I am old enough to remember when married women did not use their given names. Years ago, wives referred to themselves, and were referred to by others, with their husband’s given name. It was Mrs. John Doe, not Mrs. Jane Doe.
My mom did that same thing. She did not refer to herself as Mrs. Florence Miller, but she called herself Mrs. Herbert Miller. All married women of that time period did that.
There are plenty of examples of this in older newspapers:
That was the way things were for many years, even centuries, but that all began to change in the 1970s.
But why? Why did married women use their husband’s given name?
This custom started in the Middle Ages, with the Law of Coverture, a set of laws that said that a married woman’s identity was “covered” by her husband and her legal rights were governed by her husband. This legal status was called feme covert, literally “covered woman.” Upon marriage the wife gave up her separate and legal identity and her husband had complete legal and economic control over her. Everything she did legally had to be in her husband’s name since she was a non-person under the law.
Because she was not legally a person, she could not own any property, make decisions for her children against her husband’s wishes, sign legal documents, enter into contracts, keep her own salary, or get any education against her husband’s wishes. And she had to use her husband’s given name.
However, there was an advantage for unmarried women, who were called feme sole under the Law of Coverture. An unmarried woman was recognized as an individual person and was able to own property and sign contracts in her own name.
As time went on, the Laws and Doctrine of Coverture slowly went away, beginning with the passing of women’s property acts in the mid-19th century.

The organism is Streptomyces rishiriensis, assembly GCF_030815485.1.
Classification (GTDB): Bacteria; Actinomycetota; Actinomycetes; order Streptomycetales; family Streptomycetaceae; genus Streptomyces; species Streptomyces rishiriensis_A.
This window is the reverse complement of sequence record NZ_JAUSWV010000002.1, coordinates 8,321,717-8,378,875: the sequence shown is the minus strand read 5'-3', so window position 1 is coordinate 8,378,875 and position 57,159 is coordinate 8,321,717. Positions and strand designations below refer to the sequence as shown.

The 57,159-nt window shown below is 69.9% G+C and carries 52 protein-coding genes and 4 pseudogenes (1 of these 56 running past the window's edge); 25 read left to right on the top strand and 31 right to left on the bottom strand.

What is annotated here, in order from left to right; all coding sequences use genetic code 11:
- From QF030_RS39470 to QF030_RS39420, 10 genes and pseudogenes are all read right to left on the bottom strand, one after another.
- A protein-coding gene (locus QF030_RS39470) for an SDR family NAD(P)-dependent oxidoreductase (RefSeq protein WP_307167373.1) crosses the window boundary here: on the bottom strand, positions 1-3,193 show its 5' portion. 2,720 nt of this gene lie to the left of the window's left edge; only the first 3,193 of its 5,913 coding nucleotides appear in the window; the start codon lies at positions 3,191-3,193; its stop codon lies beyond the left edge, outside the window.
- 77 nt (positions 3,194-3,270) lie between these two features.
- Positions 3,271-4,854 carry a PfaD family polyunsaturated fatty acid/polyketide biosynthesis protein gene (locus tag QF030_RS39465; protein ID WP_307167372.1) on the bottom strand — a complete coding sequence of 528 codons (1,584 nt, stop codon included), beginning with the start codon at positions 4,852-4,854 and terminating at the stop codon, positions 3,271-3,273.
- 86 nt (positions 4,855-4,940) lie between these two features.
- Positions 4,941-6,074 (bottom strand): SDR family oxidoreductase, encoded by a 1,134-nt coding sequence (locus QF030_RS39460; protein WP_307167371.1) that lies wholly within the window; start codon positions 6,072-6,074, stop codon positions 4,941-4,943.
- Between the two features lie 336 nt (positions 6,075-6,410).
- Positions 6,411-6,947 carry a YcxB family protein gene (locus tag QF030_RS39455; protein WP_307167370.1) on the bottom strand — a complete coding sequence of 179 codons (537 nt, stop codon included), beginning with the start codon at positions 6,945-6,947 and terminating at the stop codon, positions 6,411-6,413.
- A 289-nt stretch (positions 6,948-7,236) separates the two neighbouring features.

All that ultimately determined how society and newspapers referred to women years ago.
Newspapers use stylebooks to govern precisely how to use words. Stylebooks are reference books for writers, editors, and publishers. Stylebooks cover grammar, punctuation, footnotes, words, and just about anything else concerned with writing. Stylebooks evolve with customs and language. My go-to stylebook is The Chicago Manual of Style.
In the early 1960s stylebooks required that Mrs. was never to be used with the Christian name of a woman. A married woman’s name was to be written as Mrs. John Doe, not Mrs. Jane Doe.
By the late 1960s women could occasionally use their first name without the Miss or Mrs. (e.g. Jane Doe), but Mrs. was to be used when her name was used in conjunction with her husband’s name.
By the 1970’s, stylebooks stated that if the couple was divorced a woman should use her first name with Mrs., e.g. Mrs. Jane Doe. A married woman or a widow should still be referred to by her husband’s Christian name, e.g. Mrs. John Doe.
Finally, by the early 1990s married women were to be referred to by their own first name and surname, e.g. Mrs. Jane Doe or Jane Doe. They did not have to use their husband’s given name.
All this leads up to how to interpret this news article I recently found. It didn’t make sense until I learned the writing style of that time period.
My first thought was that Mrs. Mary Jane Schumm should not marry someone else if she was already Mrs. Schumm. By today’s standards, it appears that she was married to Mr. Schumm.
But it makes sense for an article written in 1947. According to the stylebooks of the time, Mrs. Mary Jane Schumm was a divorced woman and she married again. At that time a divorced woman used Mrs. and her given name.
All this is just a little something to help interpret what was written years ago.
By the way, I always enjoyed grammar in school.
Sources: The Art of Editing, Floyd K. Baskette & Jack Z. Scissors and “Starting in the ‘70s, married women’s first names were included in Post’s references,” John Kelly, 23 Nov 2019; WashingtonPost.com.